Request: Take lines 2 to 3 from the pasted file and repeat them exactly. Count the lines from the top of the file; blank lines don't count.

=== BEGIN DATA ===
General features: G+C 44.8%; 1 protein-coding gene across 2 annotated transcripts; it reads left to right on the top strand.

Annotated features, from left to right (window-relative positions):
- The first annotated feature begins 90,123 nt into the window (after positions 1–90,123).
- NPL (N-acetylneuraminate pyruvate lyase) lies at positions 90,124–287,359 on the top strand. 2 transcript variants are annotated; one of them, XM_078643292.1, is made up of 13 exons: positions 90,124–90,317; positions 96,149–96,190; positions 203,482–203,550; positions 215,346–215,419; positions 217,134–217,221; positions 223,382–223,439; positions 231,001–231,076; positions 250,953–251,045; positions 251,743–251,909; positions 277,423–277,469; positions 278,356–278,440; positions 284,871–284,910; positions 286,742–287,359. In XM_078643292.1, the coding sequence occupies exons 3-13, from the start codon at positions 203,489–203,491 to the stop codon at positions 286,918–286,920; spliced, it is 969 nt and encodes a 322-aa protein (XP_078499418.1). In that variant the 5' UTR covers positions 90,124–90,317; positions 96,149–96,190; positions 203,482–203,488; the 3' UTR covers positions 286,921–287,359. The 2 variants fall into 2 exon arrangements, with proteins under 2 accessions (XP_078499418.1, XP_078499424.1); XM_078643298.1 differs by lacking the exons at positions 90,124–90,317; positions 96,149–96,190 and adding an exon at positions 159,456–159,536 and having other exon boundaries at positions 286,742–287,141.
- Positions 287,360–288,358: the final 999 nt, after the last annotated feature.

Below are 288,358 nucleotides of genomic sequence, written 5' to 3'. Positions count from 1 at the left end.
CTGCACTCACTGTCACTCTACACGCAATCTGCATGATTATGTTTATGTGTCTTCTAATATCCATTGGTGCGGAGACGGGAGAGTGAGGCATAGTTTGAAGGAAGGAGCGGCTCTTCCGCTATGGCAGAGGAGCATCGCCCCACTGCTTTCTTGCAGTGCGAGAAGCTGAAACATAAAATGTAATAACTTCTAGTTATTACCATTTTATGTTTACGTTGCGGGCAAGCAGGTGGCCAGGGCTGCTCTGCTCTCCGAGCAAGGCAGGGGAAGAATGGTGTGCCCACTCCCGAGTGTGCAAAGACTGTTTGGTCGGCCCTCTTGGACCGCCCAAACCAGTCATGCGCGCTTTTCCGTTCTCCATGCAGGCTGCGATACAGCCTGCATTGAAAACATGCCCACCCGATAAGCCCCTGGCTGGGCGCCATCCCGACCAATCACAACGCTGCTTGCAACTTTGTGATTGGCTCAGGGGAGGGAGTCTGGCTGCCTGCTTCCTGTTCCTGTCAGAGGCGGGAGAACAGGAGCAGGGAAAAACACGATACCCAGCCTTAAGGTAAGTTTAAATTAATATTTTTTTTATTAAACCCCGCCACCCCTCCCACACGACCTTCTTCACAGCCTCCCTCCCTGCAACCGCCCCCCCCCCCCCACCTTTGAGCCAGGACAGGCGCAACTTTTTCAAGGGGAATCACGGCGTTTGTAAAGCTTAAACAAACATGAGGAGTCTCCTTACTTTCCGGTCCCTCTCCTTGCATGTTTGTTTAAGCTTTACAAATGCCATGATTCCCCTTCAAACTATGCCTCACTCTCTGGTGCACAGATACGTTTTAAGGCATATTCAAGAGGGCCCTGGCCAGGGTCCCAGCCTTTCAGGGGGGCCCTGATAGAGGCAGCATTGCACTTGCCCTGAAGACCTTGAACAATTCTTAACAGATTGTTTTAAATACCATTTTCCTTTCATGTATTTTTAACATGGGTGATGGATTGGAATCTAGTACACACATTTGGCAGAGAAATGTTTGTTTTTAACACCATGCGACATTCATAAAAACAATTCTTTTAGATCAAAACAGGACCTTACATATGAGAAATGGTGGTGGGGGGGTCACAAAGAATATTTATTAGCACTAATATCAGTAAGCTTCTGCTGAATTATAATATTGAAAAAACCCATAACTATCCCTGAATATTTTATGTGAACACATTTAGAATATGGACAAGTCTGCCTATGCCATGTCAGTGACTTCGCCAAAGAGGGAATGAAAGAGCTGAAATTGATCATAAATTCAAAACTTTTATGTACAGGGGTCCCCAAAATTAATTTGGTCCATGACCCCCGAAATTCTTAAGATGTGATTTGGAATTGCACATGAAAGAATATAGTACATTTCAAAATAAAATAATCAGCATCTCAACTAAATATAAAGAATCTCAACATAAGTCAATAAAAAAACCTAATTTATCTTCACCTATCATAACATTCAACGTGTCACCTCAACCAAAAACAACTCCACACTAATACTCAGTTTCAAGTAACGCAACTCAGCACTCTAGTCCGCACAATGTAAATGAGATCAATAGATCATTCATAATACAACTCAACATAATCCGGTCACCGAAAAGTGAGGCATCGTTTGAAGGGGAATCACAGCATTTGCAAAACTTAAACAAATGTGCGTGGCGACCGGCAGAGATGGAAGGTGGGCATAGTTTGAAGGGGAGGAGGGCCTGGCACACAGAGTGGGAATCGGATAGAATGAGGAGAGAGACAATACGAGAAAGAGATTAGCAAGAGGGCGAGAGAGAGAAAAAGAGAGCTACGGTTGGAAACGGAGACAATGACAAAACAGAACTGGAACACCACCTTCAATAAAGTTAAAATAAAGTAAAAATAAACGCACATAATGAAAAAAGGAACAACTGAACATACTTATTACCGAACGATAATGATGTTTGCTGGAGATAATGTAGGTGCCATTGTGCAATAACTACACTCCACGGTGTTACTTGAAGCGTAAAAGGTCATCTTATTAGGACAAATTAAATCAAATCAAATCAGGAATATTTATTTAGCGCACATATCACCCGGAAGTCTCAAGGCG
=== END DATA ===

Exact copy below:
Annotated features, from left to right (window-relative positions):
- The first annotated feature begins 90,123 nt into the window (after positions 1–90,123).